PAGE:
They Don't Dance Much
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In this classic country noir, featuring a new introduction by Daniel Woodrell, a small town farmer takes a job at a roadhouse, where unbridled greed leads to a brutal murder
Jack McDonald is barely a farmer. Boll weevils have devoured his cotton crop, his chickens have stopped laying eggs, and everything he owns is mortgaged—even his cow. He has no money, no prospects, and nothing to do but hang around filling stations, wondering where his next drink will come from. As far as hooch goes, there’s no place like Smut Milligan’s, where Breath of Spring moonshine sells for a dollar a pint. A bootlegger with an entrepreneurial spirit, Milligan has plans to open a roadhouse, and he asks Jack to run the till. The music will be hot, the liquor cheap, and the clientele rough. But the only thing stronger than Milligan’s hooch is his greed, and Jack is slowly drawn into the middle of Smut’s dalliances with a married woman, the machinations of corrupt town officials—and a savage act of murder.
“A sleazy, corrupt but completely believable story of a North Carolina town.” —Raymond Chandler “A very fine book.” —Flannery O’Connor “[Ross] showed us that a writer can come out of the red-clay gulches of rural North Carolina during the Depression—that is, a writer can come out of absolutely anywhere at any time—and make high art without resorting to tricks, stylish ennui or pointless savagery.” —The Millions “Ross writes in classically laconic, wised-up American prose. His voice suits then and now and will still carry well tomorrow.” —Daniel Woodrell “As far as I’m concerned, this book is where dark Southern fiction began, and any writer who works in the field owes Ross a debt of gratitude, whether he or she has read They Don’t Dance Much or not.” —William Gay “In and out of print since it was first published in 1940, this blistering novel about a rural Carolina roadhouse with a dance floor is packed with enough desperate characters to make murder merely inevitable, but no less horrifying.” —Newsweek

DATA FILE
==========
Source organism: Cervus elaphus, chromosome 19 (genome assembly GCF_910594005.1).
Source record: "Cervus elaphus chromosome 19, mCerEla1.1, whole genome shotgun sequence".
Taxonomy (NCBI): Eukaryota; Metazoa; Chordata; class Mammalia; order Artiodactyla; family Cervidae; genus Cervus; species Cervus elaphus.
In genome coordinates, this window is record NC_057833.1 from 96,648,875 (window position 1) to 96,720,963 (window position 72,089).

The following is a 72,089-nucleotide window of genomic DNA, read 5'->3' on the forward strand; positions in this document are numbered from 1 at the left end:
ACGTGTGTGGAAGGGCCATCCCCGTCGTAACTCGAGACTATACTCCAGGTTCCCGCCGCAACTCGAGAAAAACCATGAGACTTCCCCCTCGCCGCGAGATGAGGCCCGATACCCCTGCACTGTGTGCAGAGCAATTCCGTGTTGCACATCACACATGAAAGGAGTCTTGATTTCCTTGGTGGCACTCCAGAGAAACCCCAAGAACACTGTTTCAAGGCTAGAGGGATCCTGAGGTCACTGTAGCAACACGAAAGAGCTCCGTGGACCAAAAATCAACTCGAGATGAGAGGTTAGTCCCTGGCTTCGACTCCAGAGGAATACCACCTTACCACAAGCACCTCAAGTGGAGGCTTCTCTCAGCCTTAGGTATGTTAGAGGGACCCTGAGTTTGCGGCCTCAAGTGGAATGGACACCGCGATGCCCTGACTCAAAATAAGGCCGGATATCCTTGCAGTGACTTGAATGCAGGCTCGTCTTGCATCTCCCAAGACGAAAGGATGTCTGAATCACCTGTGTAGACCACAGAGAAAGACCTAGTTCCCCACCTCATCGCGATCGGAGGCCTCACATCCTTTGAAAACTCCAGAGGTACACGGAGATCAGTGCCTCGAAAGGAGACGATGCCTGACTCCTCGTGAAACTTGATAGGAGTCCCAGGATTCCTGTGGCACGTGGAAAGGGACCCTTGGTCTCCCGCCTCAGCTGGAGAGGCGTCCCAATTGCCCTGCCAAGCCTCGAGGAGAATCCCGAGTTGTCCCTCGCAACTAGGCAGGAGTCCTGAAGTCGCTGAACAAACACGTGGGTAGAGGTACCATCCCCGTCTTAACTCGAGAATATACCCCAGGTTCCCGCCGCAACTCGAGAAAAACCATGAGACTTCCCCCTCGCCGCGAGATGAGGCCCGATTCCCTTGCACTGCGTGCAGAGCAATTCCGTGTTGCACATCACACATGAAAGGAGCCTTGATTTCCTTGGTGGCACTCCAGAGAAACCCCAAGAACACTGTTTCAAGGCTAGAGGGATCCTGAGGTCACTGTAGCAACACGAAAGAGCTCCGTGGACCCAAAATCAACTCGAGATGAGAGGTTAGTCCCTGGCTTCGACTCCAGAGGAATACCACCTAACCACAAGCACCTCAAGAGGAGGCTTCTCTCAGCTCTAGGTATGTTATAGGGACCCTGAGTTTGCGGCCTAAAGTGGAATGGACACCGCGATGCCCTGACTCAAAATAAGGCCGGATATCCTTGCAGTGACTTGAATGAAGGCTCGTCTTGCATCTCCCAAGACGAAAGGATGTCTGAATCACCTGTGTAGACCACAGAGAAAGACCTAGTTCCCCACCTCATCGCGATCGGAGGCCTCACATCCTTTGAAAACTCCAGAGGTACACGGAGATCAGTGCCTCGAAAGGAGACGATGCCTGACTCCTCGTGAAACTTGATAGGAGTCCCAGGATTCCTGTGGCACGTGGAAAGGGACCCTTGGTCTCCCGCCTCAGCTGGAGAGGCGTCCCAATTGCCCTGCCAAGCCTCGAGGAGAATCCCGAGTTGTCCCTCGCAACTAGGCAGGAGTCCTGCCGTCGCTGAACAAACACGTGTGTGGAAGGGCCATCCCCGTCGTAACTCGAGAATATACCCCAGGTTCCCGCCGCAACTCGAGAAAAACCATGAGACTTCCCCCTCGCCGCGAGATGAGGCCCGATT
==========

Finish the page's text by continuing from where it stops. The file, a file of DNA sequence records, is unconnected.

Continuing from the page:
James Ross (1911–1990) was an author of noir fiction. Born in North Carolina, he worked as a reporter for the Daily News (Greensboro) for many years. He wrote his first and only novel, They Don’t Dance Much, in 1940. The book, considered “country noir,” was praised by the likes of Raymond Chandler and Flannery O’Connor. During the decade that followed, Ross published several short stories in literary journals such as Partisan Review, the Sewanee Review, Collier’s, and Argosy while he worked on another novel, In The Red, which was never published.
From Publishers Weekly
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